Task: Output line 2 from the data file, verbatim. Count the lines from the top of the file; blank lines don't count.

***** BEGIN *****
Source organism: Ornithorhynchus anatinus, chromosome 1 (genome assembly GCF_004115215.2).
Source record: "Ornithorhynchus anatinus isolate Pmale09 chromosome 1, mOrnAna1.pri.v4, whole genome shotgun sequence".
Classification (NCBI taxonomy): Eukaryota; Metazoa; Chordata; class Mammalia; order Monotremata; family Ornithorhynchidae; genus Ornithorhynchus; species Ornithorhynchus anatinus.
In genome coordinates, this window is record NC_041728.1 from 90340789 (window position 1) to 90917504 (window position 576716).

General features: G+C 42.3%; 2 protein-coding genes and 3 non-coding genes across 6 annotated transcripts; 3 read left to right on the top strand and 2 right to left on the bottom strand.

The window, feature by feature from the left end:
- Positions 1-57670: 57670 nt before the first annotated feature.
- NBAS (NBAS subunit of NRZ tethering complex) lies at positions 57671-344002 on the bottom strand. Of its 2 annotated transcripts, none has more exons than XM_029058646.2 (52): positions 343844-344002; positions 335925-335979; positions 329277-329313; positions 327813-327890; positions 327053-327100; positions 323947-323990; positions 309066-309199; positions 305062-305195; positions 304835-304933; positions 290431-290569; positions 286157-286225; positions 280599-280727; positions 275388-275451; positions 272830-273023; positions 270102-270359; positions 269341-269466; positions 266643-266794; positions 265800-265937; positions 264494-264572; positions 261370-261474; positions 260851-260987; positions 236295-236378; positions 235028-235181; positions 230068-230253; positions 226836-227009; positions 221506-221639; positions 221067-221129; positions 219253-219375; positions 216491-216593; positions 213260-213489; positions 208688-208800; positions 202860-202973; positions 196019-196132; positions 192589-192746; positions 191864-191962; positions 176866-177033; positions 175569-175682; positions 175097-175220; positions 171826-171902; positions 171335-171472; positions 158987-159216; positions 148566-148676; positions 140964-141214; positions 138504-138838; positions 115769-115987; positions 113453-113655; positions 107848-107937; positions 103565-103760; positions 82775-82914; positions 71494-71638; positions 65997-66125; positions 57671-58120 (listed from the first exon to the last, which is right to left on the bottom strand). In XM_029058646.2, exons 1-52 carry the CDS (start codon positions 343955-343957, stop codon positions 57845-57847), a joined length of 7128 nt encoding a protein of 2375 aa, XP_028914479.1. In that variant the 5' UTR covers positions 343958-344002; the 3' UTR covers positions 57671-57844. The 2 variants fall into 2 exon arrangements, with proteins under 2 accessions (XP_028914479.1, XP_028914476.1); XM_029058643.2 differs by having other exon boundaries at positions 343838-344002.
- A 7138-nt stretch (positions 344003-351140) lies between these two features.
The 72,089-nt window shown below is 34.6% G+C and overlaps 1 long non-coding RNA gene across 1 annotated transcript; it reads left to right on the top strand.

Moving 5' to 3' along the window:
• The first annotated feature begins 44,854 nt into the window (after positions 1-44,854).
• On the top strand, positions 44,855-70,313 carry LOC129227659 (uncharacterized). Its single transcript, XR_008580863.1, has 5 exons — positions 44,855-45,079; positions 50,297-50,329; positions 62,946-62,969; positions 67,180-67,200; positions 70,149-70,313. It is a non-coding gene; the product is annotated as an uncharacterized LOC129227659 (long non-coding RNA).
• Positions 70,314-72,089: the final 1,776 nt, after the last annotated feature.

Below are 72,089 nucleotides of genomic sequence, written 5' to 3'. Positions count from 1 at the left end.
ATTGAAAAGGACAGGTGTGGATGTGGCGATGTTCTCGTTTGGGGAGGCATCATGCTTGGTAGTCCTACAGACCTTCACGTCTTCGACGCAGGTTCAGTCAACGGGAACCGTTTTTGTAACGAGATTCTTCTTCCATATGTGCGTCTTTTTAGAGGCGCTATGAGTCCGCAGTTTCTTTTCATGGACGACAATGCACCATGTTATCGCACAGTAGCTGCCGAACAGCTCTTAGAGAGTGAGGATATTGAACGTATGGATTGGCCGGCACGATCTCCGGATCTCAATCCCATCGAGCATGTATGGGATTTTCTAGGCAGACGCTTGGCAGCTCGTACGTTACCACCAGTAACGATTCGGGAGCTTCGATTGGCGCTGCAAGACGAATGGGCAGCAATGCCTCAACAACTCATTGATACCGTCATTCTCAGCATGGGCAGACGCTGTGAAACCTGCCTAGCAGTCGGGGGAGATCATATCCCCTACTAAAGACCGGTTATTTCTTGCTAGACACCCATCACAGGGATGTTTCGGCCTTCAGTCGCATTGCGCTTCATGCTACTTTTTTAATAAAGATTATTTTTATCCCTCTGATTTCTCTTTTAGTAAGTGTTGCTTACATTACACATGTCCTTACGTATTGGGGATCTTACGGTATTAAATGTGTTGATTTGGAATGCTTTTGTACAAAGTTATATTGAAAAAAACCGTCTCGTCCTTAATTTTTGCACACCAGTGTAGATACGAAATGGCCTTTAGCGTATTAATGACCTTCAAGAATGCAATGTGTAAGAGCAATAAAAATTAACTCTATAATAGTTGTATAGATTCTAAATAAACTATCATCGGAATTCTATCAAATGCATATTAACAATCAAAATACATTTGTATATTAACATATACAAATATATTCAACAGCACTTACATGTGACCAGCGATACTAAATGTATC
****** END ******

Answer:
Source record: "Ornithorhynchus anatinus isolate Pmale09 chromosome 1, mOrnAna1.pri.v4, whole genome shotgun sequence".